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When you disturb the dead, you must pay the price.


Back of Box:  Reckless fools have violated a sacred Indian burial ground.  Now they must pay the price.
Enter a world where anything is possible...Where a resurrected Indian warrior seeks revenge for his people...Where the terror of his mission looms large around every corner.
Will the grave robbers survive?  Only the ghost dancer can tell.
Plot:  Killer Indians, something you don't really get to see a lot of in the slasher genre.  It's a shame, because this film has made me a huge fan of them.  The story even throws in some supernatural aspects, and they work.  I was very impressed by this film's plot and it even echoes into today's mainstream (Ala The Mummy).  Props.
Acting:  Great acting all around.  Julie Amato handles the part of Dr. Kay Foster very well.  I thought the killer, Aranjo (Henry Bal), brought a rough and genuinely scary performance.  Victor Mohica plays a very likable Tom Eagle and Paul Michaels (James Andronica) had me rooting for him the whole time.  I also have to note Ocasio (Frank Sotonoma Salsedo), nice.  I dug the whole Indian Shaman thing.    
GoreBody Count (8)  Again, this film impresses me.  I'm lucky enough to find good acting, but good gore too?  Yes, and all of it was shockingly well done.  I'm talking spear impalement (Out of control), dog attack, slit throat, and glass shard stabbing.  The bloodshed seems even nicer, due to the fact that the parts that didn't involve blood weren't boring. 
Suspense:  Suspense?  On top of a good story, acting, and gore?  I'd be lying if I said no.  This film sets up some great, truly suspenseful scenes.  The film uses the museum setting to a tee (A great chase scene through there).  The connection between Julie Amato and Henry Bal proves to be somewhat scary (Proof found in one of the film's "hypnotizing" scenes).  I also have to mention an excellently creepy (Somewhat cheesy), highway stalking scene.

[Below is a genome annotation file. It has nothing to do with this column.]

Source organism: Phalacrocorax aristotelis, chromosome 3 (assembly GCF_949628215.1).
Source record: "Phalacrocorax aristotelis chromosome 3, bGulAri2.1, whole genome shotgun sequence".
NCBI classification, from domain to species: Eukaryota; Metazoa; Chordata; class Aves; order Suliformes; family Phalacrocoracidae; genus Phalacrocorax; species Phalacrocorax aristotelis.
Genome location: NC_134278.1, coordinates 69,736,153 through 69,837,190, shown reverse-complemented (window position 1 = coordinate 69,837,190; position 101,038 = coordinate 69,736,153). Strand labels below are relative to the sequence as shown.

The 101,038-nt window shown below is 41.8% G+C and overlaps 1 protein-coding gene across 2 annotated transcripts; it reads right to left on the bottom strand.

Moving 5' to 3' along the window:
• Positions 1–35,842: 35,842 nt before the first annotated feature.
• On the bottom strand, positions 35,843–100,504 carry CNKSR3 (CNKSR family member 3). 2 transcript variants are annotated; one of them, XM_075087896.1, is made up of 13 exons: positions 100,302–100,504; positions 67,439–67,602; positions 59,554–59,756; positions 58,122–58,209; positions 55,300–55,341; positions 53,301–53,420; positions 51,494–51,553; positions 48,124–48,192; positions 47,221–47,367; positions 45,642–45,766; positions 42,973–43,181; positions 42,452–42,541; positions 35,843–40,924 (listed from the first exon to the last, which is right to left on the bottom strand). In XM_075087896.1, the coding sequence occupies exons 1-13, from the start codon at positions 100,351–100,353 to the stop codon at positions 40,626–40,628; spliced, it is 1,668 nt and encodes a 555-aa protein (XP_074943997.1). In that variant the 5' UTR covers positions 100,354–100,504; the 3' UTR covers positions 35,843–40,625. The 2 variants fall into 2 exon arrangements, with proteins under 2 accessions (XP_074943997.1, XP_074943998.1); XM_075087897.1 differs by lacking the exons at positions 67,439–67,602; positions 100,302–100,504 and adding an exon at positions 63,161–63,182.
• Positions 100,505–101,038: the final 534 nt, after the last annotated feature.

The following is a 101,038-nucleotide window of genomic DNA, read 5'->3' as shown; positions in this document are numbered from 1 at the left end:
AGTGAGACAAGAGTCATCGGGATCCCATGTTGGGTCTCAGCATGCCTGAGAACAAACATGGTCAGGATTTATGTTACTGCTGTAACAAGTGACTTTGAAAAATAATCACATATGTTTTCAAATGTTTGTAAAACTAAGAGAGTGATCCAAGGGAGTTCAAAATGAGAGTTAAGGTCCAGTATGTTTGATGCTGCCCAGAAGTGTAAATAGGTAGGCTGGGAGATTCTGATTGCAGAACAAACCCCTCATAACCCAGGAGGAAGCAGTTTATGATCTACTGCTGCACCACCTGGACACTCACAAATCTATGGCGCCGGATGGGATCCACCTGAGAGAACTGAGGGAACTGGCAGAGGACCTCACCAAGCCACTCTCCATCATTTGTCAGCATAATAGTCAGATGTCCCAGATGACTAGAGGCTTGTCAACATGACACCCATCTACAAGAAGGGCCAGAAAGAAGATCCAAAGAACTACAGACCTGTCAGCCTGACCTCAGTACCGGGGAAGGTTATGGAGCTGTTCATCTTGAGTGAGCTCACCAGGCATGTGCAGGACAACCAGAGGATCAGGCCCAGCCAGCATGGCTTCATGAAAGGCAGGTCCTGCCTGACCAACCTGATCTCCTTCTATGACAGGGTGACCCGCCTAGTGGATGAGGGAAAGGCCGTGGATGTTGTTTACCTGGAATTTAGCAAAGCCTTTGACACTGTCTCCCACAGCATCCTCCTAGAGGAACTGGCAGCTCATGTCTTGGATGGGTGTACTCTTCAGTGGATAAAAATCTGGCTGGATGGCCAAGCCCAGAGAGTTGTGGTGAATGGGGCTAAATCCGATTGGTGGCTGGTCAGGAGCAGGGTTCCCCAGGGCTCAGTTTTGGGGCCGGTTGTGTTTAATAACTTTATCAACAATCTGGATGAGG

Directing:  Very creative camera work throughout.  Nice set-ups and great use of the film's settings (Especially the desert).  We also get treated to some slow-mo.  If that wasn't enough, there's an extremely trippy possession scene (Reminded me of Altered States).
Tech:  The lighting leaves something to be desired, but still works pretty well.  The sound is a bit muffled at times, but the soundtrack sounded great (Loved the deep voice chanting Nahalla every time the killer steps on screen).  If there was one thing that did this film justice, it was the editing.  This is clearly seen in the film's every death scene and the highway stalking scene (Had to mention it again because it was my favorite).
Other:  I'll admit that the film itself is pretty obvious.  The twists and the ending come right to you, but I just can't knock the film for that (What haven't you seen in a thousand other films anyway).
Final Word:  Well...Overall, I'd have to say this film is an obscure slasher treasure, one that doesn't deserve to stay buried.  If I could pick one film for a real DVD transfer, this would be it.  And my "final word."


Don't Move, Don't Breathe, and Whatever You Do...DON'T LOOK BEHIND YOU!